South Sudan

Caught in a trap
42% of the population are in need of humanitarian aid (7.2 million people)
3.2 million people have been displaced by the conflict
30,000 people have found refuge in the UN camp in Malakal
226,000 people helped


The cumulative effects of years of conflict, violence and destroyed livelihoods have left more than 7 million people in dire need of humanitarian assistance and protection in 2019. However, the recently Revitalized Peace Agreement on the resolution of the conflict in South Sudan allowed a relative calm in 2019 and offered new opportunities for South Sudan’s women, men and children.

The return movements (ex-refugees and ex-IDPs) that began in 2019 might continue due to the global stability.

In South Sudan, population movements remain fluid and displacement widespread, 2.2 million South Sudanese are hosted in neighbouring countries and 1.5 million are internally displaced. This country hosts also more than 300 000 refugees and asylum seekers mostly from Sudan. Unfortunately, these IDPs and refugees are highly dependent on humanitarian assistance as 6.35 million people face severe food insecurity (54% of the total population) and undernutrition affects 1 301 000 children under five years old. Additionally, health risks grew and the State has difficulty to supply basic health services and infrastructures. South Sudan is unable to cope with respiratory infections, diarrhoea and cholera with a high risk of Ebola Virus Disease crossing over from neighbouring Democratic Republic of Congo.

Western Bahr El Ghazal has always been affected by conflict, undermining its capacity to develop resilience. Since the outbreak of the civil war in 2013, many areas have not been able to ensure access to basic health and hygiene services, as well as food stocks, creating chronic malnutrition.

The area of capital city Juba is prone to cholera outbreaks, which can lead all the way up the Nile to the north of the country. The destruction of infrastructure during the civil war has made the fight against cholera extremely challenging. Furthermore, the threat of an Ebola virus spread from neighbouring Democratic Republic of the Congo would cause a disaster.

In northern Upper Nile State, near the border with Sudan, the civil conflict has caused the displacement of many people away from major cities, towards camps but also among host communities such as Aburoc. In this swampland that dries up in the dry season, access to water and sanitation services is a daily challenge.

  • 12.5 million inhabitants
  • 91.9% poverty rate
  • 186th out of 189 on the Human Development Index

Our action

  • Mission
    opened in 2006
  • Team 11 international staff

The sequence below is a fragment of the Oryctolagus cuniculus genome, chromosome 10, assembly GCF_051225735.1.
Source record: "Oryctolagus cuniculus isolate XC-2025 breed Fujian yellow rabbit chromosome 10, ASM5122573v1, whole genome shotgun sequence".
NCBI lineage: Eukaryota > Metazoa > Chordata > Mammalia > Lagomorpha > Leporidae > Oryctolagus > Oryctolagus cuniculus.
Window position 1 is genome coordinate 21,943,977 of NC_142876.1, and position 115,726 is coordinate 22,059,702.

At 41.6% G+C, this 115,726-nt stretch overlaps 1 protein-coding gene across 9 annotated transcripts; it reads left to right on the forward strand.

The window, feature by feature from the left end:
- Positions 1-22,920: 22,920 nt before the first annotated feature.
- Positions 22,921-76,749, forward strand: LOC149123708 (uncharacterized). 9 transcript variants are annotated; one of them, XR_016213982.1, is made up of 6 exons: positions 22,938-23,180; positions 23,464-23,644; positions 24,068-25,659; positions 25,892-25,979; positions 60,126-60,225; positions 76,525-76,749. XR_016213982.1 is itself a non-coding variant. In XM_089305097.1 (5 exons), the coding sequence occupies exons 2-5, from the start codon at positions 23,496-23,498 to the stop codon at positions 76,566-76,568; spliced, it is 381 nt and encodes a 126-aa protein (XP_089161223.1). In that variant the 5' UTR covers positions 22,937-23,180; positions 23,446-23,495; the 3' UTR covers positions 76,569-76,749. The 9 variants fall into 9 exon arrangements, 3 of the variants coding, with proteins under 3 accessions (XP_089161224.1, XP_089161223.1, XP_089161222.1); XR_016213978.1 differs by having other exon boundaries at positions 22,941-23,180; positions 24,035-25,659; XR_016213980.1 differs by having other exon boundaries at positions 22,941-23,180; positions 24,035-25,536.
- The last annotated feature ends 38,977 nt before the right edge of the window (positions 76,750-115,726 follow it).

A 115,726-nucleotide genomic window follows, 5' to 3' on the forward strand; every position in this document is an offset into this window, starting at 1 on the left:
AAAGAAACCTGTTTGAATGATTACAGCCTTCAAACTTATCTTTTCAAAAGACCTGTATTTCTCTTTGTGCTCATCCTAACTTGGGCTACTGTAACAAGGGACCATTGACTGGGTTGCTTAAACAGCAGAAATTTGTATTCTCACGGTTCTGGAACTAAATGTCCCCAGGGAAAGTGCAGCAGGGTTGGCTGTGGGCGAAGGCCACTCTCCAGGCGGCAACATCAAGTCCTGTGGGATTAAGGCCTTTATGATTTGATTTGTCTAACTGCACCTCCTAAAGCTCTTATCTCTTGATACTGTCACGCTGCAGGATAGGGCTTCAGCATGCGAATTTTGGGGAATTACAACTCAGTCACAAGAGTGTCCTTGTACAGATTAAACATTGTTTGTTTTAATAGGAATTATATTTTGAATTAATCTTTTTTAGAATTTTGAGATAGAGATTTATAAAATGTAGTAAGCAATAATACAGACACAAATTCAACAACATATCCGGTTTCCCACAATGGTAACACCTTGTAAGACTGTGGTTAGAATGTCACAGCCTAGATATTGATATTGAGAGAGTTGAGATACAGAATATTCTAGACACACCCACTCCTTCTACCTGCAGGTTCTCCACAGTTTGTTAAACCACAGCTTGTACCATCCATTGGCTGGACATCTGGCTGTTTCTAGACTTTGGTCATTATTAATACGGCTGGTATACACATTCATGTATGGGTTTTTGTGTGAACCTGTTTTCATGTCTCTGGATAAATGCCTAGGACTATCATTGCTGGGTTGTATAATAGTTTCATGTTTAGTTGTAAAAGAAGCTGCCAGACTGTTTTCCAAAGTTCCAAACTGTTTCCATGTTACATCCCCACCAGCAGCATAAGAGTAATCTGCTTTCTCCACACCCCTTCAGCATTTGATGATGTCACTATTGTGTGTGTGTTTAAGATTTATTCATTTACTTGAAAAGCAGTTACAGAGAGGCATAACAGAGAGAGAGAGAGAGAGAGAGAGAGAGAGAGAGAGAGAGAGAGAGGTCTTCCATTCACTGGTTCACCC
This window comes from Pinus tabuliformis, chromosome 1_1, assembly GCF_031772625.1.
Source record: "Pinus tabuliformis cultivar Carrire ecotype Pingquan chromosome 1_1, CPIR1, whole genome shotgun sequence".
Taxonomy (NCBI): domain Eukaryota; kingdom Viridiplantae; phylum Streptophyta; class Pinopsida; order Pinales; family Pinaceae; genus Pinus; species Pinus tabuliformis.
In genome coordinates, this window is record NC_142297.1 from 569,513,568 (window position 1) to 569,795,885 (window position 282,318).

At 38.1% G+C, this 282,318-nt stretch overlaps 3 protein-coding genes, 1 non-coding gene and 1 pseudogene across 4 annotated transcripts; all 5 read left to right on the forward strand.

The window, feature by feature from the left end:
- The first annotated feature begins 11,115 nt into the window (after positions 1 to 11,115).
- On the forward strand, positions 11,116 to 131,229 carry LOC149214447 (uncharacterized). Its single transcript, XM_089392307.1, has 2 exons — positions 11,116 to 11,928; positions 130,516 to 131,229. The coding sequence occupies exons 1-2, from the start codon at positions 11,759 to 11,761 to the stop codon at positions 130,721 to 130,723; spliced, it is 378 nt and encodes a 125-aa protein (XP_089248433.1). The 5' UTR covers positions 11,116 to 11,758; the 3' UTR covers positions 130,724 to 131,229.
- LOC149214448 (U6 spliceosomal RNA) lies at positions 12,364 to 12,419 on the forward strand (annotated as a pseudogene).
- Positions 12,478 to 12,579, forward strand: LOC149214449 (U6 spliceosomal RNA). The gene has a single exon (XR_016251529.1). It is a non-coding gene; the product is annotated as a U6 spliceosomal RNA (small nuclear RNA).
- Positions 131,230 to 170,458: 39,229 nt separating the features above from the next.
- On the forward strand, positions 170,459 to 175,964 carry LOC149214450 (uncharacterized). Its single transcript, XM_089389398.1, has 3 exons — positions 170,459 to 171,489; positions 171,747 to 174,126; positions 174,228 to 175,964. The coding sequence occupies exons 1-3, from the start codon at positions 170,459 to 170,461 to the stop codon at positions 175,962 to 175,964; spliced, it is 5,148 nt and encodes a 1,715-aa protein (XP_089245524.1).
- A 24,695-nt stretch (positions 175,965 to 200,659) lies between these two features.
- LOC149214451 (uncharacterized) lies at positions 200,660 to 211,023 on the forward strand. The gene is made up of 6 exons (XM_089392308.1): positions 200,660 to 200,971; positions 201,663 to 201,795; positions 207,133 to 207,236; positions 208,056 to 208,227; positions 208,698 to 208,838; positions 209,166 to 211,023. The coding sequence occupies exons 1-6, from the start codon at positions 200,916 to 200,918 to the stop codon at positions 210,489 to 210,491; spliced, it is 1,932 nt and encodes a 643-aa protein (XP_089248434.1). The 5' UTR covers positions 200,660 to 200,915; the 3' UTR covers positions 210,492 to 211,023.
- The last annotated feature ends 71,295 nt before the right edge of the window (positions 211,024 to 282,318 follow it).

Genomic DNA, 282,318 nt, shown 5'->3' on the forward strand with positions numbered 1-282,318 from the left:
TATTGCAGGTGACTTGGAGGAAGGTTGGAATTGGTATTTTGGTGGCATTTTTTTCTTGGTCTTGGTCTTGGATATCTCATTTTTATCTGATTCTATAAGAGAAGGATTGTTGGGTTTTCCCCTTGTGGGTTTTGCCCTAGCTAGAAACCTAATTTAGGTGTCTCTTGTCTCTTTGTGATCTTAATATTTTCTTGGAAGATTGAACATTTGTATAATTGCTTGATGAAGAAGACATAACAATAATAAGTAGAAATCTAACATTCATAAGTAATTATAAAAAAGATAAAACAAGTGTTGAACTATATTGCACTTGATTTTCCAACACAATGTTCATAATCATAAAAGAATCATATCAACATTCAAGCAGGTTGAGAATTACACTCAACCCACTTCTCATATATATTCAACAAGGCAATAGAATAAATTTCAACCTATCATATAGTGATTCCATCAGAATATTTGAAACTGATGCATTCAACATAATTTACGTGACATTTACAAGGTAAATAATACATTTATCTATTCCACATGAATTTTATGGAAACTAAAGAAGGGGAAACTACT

45 national staff
  • Budget €2,8 M

SOLIDARITÉS INTERNATIONAL has focused on addressing the most urgent needs of conflict, epidemic (including cholera and ebola) and natural disaster (such as heavy rains and seasonal droughts) affected population through Rapid Response Mechanism. This approach remains relevant and central to its responses in South Sudan as the crises evolution remain uncertain and the eminent epidemics outbreaks affecting the majority of the population remains a major risk. Indeed, teams are responding to Ebola outbreaks mainly in the southern state of Central Equatoria in the Juba area, due to the proximity boarders with Democratic Republic of Congo. Waterborne diseases such as cholera are the burden of all areas along the River Nile, so teams are also providing water, sanitation and hygiene services and supplies in Upper Nile State, where some 250 000 people are in need of support.

The mission also focused on contribute to preventing/reducing the prevalence of epidemics, water borne diseases and malnutrition through integrated Wash in health and WaSH in nutrition approaches in rural and urban settings in Western Bahr El Ghazal with a strong collaboration with others actors.

An additional emergency programme in Aburoc aims at transferring water from the River Nile, some 20 kilometres away, to the 13 000 displaced and host populations affected by lack of access to water.

Our impact

water sanitation

Water, sanitation and hygiene

168 428 people helped

– Water trucking
– Water treatment
– Supply of basic water, sanitation and hygiene items
– Rehabilitation of boreholes
– Rehabilitation of water points
– Installation of surface water treatment units
– Water chlorination prevention and cholera responses
– Construction of latrines
– Hygiene awareness campaigns
– Support to community based cholera alert and surveillance system
– Infection prevention and control in a health facility

food security

Food security and livelihood support

21 194 people helped

– Food distributions
– Caring for acute malnutrition cases
– Training to Mid-Upper Arm Circumference (MUAC) to detect malnutrition
– Provided agricultural training

Emergency response to population movements

256 215 poeple helped

– Providing emergency drinking water
– Distributed hygiene kits
– Constructed emergency latrines
– Maintained latrines

Should you have any questions, please contact Justine Muzik Piquemal.

Justine Muzik Piquemal

In the world


At head office